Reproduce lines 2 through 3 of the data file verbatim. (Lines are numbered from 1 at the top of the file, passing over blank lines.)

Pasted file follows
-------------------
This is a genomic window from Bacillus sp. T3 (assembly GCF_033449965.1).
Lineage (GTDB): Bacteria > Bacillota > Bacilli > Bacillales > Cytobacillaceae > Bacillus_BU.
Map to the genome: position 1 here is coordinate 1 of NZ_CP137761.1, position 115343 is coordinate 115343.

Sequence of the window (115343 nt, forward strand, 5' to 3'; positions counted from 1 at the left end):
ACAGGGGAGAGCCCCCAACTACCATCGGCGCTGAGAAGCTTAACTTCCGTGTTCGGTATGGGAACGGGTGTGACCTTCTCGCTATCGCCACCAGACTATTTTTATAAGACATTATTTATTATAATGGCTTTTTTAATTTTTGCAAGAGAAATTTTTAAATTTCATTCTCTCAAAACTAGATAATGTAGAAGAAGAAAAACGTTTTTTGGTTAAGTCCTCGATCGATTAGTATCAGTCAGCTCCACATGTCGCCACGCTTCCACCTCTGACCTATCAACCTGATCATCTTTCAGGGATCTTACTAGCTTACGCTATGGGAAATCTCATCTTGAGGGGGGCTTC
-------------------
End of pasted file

Lineage (GTDB): Bacteria > Bacillota > Bacilli > Bacillales > Cytobacillaceae > Bacillus_BU.
Map to the genome: position 1 here is coordinate 1 of NZ_CP137761.1, position 115343 is coordinate 115343.